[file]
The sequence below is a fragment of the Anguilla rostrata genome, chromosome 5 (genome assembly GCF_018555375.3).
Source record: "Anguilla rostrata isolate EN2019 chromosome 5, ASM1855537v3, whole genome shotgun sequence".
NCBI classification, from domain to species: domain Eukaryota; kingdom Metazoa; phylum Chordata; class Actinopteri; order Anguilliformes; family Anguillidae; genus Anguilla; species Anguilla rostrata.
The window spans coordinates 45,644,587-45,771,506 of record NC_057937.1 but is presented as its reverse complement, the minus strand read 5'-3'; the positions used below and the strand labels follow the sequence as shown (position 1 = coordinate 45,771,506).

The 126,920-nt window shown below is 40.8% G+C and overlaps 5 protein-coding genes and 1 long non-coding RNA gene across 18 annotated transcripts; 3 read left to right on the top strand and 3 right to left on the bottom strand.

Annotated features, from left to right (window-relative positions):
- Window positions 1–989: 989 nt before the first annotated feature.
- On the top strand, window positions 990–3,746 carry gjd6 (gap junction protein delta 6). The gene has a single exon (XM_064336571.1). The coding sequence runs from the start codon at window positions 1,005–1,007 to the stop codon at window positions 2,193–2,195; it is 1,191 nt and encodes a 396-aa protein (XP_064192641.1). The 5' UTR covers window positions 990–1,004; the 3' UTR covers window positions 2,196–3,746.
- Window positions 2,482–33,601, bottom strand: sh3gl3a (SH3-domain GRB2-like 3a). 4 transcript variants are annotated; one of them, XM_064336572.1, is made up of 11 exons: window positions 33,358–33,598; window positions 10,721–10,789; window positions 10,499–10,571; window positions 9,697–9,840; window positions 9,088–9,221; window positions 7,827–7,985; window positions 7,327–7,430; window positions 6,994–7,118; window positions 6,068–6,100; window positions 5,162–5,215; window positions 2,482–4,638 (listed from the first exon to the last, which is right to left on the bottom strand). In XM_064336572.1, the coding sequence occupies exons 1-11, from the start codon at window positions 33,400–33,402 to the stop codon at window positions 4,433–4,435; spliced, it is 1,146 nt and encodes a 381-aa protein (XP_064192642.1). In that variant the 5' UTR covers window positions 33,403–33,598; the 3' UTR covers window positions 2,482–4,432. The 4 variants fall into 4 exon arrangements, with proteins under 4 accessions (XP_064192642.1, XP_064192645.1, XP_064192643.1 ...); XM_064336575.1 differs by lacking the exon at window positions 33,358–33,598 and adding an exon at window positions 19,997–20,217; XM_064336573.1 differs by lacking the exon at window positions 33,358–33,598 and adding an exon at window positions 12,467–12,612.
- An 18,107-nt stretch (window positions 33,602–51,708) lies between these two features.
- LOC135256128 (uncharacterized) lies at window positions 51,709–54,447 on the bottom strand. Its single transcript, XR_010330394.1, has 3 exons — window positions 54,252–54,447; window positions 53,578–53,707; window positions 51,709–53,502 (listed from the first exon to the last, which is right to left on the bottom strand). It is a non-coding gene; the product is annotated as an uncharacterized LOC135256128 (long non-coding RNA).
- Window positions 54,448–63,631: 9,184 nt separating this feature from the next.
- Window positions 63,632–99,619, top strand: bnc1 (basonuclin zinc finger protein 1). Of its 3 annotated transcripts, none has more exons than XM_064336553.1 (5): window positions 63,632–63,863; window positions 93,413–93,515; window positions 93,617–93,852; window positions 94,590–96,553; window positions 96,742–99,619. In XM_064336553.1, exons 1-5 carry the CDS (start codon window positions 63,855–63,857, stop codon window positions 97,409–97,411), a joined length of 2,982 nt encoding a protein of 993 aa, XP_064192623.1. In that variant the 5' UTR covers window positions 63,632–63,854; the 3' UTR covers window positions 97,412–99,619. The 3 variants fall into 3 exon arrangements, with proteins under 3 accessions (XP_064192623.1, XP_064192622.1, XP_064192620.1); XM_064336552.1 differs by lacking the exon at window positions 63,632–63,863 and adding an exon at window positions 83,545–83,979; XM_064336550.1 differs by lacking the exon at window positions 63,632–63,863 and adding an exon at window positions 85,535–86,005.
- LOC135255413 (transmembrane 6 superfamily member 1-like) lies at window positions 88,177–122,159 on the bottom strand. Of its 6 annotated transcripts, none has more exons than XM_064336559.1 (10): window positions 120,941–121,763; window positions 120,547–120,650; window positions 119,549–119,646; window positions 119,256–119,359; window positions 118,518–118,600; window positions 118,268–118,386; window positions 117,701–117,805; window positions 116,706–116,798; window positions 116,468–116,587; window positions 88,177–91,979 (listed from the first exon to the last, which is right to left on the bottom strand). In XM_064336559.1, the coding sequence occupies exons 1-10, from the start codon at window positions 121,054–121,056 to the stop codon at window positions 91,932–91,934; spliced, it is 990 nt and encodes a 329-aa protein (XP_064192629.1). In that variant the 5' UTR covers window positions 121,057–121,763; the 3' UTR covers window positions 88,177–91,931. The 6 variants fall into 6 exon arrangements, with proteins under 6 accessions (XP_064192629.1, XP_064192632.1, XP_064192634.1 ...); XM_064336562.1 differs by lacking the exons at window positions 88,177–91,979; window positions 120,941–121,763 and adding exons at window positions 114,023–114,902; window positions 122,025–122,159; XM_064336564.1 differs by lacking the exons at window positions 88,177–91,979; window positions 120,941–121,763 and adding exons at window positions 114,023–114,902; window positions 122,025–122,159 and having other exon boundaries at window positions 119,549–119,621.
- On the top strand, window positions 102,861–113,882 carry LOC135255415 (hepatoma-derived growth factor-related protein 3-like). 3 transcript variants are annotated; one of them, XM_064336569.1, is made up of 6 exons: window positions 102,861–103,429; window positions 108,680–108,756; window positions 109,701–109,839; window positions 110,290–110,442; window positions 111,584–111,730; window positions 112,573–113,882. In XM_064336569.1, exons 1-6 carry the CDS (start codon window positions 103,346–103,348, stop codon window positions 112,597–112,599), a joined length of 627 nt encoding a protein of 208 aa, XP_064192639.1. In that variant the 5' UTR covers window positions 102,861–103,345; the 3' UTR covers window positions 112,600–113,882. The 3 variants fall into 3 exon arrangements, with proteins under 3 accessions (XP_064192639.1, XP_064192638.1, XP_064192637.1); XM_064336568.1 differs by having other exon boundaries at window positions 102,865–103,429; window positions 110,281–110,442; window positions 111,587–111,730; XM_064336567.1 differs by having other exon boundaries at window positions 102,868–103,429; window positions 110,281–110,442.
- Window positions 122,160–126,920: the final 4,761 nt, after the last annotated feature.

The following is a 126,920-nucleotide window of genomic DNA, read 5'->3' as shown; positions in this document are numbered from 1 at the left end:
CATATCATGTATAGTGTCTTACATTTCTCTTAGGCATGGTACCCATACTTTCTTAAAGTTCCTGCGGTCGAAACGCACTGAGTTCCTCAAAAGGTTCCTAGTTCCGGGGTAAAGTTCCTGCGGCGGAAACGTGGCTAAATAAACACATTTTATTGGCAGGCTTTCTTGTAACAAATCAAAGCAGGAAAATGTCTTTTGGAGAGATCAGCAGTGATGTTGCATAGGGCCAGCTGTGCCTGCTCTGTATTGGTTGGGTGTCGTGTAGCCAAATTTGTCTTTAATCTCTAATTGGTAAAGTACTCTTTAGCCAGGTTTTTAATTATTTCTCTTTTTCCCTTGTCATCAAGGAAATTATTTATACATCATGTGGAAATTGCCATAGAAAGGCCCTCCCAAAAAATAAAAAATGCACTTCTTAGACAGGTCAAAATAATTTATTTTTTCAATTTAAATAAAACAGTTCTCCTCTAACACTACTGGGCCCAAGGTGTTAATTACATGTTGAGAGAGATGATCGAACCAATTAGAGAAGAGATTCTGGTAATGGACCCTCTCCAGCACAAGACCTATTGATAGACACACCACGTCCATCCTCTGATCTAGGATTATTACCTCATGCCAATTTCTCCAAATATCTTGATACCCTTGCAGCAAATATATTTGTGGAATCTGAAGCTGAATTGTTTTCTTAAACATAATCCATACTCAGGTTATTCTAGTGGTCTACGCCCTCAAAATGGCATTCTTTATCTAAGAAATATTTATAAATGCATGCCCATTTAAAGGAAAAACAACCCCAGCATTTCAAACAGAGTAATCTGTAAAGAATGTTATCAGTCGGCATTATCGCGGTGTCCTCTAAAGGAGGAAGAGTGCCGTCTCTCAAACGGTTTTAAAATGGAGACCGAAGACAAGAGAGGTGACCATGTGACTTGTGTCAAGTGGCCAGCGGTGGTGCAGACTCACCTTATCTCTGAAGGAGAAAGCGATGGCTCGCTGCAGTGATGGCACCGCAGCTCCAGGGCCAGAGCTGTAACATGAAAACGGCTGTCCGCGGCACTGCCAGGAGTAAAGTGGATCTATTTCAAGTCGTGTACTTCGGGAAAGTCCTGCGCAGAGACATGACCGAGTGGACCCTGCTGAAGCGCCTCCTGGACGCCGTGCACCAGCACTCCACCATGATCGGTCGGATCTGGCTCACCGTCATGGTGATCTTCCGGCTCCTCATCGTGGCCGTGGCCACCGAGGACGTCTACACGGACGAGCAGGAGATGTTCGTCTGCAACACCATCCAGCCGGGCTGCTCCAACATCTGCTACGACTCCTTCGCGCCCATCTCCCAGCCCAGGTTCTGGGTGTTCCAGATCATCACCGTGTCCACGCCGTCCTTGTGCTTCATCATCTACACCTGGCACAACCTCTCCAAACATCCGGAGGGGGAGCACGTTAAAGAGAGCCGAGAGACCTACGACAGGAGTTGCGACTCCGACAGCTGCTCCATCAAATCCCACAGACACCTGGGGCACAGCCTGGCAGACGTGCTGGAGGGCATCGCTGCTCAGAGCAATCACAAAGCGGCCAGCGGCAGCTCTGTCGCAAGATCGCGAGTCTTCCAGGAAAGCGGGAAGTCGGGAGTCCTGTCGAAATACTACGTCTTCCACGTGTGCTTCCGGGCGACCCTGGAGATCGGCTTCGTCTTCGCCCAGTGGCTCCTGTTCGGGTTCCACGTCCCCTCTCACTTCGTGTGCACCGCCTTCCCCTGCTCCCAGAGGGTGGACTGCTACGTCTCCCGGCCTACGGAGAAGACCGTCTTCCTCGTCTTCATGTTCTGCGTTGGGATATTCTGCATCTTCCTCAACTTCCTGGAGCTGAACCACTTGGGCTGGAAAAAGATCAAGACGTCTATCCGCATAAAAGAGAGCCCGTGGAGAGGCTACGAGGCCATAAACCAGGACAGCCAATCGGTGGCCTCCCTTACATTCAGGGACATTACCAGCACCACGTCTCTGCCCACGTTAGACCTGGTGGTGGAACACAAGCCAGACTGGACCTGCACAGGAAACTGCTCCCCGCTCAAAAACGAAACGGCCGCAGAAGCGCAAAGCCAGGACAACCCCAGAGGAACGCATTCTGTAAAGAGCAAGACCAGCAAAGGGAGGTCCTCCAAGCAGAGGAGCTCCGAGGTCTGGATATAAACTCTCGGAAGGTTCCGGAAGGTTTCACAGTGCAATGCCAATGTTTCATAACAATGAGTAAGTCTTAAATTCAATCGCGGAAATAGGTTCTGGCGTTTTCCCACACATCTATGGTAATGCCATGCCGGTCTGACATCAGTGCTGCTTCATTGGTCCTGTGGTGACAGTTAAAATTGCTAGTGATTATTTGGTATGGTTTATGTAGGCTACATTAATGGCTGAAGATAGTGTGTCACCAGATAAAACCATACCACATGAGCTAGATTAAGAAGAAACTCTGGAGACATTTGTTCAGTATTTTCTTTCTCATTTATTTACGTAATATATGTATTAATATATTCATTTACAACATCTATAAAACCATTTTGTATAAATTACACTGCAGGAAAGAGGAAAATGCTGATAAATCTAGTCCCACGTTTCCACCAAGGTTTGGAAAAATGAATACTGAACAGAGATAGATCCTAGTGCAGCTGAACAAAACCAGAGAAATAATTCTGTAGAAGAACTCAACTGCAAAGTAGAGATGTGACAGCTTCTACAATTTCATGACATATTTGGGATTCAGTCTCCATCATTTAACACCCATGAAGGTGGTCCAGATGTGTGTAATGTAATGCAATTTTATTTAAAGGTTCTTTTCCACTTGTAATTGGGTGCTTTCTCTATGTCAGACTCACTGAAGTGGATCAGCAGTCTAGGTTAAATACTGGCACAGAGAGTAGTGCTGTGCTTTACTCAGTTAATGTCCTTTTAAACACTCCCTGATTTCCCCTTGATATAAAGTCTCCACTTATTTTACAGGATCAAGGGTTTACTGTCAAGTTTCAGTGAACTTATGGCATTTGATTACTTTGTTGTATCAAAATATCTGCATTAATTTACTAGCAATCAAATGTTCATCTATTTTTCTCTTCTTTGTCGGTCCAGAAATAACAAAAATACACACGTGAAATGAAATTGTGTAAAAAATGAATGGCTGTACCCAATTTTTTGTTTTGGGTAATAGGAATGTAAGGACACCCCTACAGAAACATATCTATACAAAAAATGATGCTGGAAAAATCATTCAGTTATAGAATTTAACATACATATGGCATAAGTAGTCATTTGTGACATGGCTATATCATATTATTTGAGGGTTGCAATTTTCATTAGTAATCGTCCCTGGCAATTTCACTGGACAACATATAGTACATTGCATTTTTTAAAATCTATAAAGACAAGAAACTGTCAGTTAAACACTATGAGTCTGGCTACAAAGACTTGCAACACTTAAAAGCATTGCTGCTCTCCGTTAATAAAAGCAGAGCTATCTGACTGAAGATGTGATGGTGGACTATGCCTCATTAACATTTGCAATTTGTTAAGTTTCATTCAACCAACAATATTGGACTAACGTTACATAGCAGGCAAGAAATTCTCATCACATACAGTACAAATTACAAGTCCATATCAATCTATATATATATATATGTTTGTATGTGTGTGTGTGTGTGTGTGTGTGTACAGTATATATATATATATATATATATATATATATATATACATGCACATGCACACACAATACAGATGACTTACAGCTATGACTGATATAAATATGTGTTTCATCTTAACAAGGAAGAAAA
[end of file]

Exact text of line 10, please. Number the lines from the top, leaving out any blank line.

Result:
- An 18,107-nt stretch (window positions 33,602–51,708) lies between these two features.